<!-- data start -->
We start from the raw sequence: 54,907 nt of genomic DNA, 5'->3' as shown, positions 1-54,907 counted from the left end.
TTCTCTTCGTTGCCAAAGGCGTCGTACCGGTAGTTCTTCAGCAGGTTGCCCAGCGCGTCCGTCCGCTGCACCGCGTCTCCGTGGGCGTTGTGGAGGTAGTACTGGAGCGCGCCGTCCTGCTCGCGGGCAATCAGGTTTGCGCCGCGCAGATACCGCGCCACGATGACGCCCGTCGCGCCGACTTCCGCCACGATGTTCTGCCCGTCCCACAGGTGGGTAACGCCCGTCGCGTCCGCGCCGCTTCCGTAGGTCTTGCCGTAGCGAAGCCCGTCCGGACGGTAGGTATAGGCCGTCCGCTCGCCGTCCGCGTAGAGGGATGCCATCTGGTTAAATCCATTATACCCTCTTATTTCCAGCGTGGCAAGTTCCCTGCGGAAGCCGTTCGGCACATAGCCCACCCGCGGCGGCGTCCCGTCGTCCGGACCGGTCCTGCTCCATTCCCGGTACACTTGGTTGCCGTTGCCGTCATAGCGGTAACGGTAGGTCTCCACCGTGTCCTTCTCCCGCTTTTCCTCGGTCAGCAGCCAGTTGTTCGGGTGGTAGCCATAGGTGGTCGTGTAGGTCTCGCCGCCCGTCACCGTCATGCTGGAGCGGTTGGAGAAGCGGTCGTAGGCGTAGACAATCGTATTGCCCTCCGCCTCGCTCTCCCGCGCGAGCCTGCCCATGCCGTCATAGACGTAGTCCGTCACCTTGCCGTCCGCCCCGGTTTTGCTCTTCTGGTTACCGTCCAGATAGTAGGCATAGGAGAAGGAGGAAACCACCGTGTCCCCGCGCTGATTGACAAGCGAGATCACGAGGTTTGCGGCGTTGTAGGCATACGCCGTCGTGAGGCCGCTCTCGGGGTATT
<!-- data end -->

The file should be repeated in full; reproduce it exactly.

We start from the raw sequence: 54,907 nt of genomic DNA, 5'->3' as shown, positions 1-54,907 counted from the left end.
TTCTCTTCGTTGCCAAAGGCGTCGTACCGGTAGTTCTTCAGCAGGTTGCCCAGCGCGTCCGTCCGCTGCACCGCGTCTCCGTGGGCGTTGTGGAGGTAGTACTGGAGCGCGCCGTCCTGCTCGCGGGCAATCAGGTTTGCGCCGCGCAGATACCGCGCCACGATGACGCCCGTCGCGCCGACTTCCGCCACGATGTTCTGCCCGTCCCACAGGTGGGTAACGCCCGTCGCGTCCGCGCCGCTTCCGTAGGTCTTGCCGTAGCGAAGCCCGTCCGGACGGTAGGTATAGGCCGTCCGCTCGCCGTCCGCGTAGAGGGATGCCATCTGGTTAAATCCATTATACCCTCTTATTTCCAGCGTGGCAAGTTCCCTGCGGAAGCCGTTCGGCACATAGCCCACCCGCGGCGGCGTCCCGTCGTCCGGACCGGTCCTGCTCCATTCCCGGTACACTTGGTTGCCGTTGCCGTCATAGCGGTAACGGTAGGTCTCCACCGTGTCCTTCTCCCGCTTTTCCTCGGTCAGCAGCCAGTTGTTCGGGTGGTAGCCATAGGTGGTCGTGTAGGTCTCGCCGCCCGTCACCGTCATGCTGGAGCGGTTGGAGAAGCGGTCGTAGGCGTAGACAATCGTATTGCCCTCCGCCTCGCTCTCCCGCGCGAGCCTGCCCATGCCGTCATAGACGTAGTCCGTCACCTTGCCGTCCGCCCCGGTTTTGCTCTTCTGGTTACCGTCCAGATAGTAGGCATAGGAGAAGGAGGAAACCACCGTGTCCCCGCGCTGATTGACAAGCGAGATCACGAGGTTTGCGGCGTTGTAGGCATACGCCGTCGTGAGGCCGCTCTCGGGGTATT